So, to follow up on my last post….
I was once again wandering the toy aisle at the Target store. As I was walking through, a Green Lantern DC Multiverse action figure caught my eye. I believe it’s the one that is also made by McFarlane toys and is an action figure of the John Stewart Green Lantern. The first thought that shot through my head was: would a child even know who this character is? And if not, would they even play with it or want it? My immediate answer is No!
This leads me to several conclusions:
for this toy to sell to kids, the child would need to be:
- Reading a plethora of comic books. Because, I don’t even think this character is predominately in Justice League books or titles all the time. I admit I’m not really reading any current comics today because of a multitude of issues I have with current editorial decisions. Even if the action figure was of Hal Jordan, I would still have the same questions for the child.
- Coached heavily by his mother or father on the identity of said character because he/her parents were such a great fan of comic heroes and maybe watched Justice League in the early 2000s. This is a stretch. Or perhaps the child has somehow caught a streaming service with that 20 year old program.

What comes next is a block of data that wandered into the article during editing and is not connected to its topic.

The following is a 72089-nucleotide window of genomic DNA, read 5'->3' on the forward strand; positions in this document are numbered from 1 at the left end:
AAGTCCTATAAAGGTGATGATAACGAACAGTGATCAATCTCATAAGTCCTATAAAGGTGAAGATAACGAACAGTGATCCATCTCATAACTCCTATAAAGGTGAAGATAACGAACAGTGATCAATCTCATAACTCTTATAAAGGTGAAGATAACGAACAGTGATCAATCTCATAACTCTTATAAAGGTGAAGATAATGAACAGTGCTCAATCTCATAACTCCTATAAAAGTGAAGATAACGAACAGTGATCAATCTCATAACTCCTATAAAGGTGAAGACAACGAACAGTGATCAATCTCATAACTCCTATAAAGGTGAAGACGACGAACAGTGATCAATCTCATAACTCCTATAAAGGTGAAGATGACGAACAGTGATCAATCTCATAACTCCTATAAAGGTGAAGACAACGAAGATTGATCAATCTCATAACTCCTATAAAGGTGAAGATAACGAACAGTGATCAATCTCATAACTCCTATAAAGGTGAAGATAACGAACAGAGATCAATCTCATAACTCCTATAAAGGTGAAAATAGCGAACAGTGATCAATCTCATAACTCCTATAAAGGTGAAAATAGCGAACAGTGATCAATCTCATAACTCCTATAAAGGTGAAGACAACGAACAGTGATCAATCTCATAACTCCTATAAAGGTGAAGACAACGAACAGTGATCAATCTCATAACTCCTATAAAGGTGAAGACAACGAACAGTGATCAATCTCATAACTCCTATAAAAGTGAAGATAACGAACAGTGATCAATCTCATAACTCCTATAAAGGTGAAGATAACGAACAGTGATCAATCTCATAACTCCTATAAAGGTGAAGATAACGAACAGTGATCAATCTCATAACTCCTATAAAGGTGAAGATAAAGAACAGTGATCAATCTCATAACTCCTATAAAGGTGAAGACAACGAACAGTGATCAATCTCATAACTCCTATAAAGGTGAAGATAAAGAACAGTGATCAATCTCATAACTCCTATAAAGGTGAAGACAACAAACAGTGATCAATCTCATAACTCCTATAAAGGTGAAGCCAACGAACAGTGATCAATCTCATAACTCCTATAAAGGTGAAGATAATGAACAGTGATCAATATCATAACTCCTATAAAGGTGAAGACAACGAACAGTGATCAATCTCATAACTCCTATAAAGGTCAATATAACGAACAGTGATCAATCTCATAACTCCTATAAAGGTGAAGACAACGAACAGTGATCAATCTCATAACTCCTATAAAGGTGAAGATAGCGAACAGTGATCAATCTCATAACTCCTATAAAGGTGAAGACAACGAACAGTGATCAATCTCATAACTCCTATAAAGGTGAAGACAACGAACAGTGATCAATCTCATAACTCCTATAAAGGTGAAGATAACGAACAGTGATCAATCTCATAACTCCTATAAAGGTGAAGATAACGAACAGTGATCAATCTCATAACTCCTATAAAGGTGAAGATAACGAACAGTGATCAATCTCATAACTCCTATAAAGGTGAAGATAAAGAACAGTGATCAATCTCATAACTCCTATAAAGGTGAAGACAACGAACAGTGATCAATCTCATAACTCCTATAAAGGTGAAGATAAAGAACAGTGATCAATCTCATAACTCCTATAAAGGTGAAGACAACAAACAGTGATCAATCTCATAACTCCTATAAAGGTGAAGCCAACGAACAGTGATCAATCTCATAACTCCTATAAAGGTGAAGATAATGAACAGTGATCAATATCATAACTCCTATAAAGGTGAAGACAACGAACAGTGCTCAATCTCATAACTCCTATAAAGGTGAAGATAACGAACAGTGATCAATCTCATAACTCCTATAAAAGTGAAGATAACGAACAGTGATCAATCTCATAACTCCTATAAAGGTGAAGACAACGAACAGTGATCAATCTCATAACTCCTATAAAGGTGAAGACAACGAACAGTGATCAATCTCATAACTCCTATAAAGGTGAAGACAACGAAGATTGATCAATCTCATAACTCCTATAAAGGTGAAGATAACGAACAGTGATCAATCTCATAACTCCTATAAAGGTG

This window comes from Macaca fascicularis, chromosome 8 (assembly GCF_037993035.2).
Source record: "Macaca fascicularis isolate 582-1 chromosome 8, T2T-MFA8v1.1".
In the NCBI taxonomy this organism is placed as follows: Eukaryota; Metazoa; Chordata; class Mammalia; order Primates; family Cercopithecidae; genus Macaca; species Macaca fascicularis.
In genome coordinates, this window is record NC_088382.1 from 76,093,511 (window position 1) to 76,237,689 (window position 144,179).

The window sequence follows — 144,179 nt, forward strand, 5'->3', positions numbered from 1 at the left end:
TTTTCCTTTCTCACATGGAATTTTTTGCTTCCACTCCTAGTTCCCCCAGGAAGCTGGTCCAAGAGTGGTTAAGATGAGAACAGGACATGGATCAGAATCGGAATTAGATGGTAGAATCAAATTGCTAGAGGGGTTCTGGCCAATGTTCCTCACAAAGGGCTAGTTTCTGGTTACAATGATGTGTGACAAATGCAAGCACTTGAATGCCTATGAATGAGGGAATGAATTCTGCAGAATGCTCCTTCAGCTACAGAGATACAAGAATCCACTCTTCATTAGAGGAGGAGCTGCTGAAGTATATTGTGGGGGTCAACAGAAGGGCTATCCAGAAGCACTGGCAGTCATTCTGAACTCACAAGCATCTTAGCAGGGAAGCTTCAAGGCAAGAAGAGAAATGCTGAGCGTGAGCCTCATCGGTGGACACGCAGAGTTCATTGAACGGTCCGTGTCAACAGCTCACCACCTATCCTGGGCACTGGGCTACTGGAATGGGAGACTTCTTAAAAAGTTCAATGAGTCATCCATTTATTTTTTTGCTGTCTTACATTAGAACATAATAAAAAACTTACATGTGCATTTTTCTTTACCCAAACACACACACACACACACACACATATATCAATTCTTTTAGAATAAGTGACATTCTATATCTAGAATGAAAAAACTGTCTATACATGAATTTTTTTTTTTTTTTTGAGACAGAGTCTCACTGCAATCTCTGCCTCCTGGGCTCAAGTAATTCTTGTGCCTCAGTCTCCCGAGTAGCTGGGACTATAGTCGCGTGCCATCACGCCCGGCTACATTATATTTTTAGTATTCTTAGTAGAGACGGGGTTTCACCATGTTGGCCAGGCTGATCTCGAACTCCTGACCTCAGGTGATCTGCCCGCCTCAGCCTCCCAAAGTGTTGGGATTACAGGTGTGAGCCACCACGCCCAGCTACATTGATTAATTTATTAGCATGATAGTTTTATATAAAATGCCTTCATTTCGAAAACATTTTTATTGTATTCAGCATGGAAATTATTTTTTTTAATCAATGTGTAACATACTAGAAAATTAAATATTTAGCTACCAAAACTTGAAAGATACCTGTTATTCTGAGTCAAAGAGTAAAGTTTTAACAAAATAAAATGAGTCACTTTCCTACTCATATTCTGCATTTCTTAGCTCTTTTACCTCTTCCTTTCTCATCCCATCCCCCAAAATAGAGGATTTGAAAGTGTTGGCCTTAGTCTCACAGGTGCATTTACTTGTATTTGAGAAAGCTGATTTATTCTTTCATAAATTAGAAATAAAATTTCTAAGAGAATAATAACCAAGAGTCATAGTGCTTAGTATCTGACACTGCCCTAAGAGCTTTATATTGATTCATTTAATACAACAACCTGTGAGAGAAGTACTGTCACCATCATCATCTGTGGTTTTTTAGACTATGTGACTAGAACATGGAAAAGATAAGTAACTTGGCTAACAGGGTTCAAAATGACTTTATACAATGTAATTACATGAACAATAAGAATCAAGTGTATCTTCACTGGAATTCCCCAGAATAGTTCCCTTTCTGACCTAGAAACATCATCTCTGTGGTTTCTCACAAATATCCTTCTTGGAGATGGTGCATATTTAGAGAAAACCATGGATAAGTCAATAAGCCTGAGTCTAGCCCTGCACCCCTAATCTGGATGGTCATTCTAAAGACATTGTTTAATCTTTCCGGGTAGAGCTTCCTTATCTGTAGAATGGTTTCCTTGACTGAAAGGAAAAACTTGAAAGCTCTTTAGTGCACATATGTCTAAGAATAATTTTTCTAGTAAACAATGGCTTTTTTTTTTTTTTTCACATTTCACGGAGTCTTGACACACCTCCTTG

- Possibly there’s a video game with John Stewart he played on a console or computer? I’m no expert on the video game appearances but I believe he was in InJustice and there was a Justice League game out 10-15 years ago. Again, this is merely speculative, as I question how would the child play the video game in the first place unless there was another driving force for the kid to play said game. I find those games are usually played by Comic Book Fans and not just the regular gamer. But what do I know….
So, with that, I looked to other toys and I come to the same big conclusion every time. These are only supported by adult collectors that know the history or have their own childhood memories of the properties.
It was on this trip, I found 3 new Hot Wheels deluxe Batmobiles (Super Friends version, Armored version from Batman and Batman Returns and the Penguinmobile-from the 1966 TV show when the Penguin stole and converted the Batmobile). I doubt any child know the back story to these vehicles. Perhaps I’m being cynical and children are much more aware of pop culture and know exactly what these things are. But to those that don’t, would a random child see said Batmobile and say “that’s cool, mom buy me this?”
Is the Toy Aisle just for adults or are kids still excited to visit it?
More to come for sure….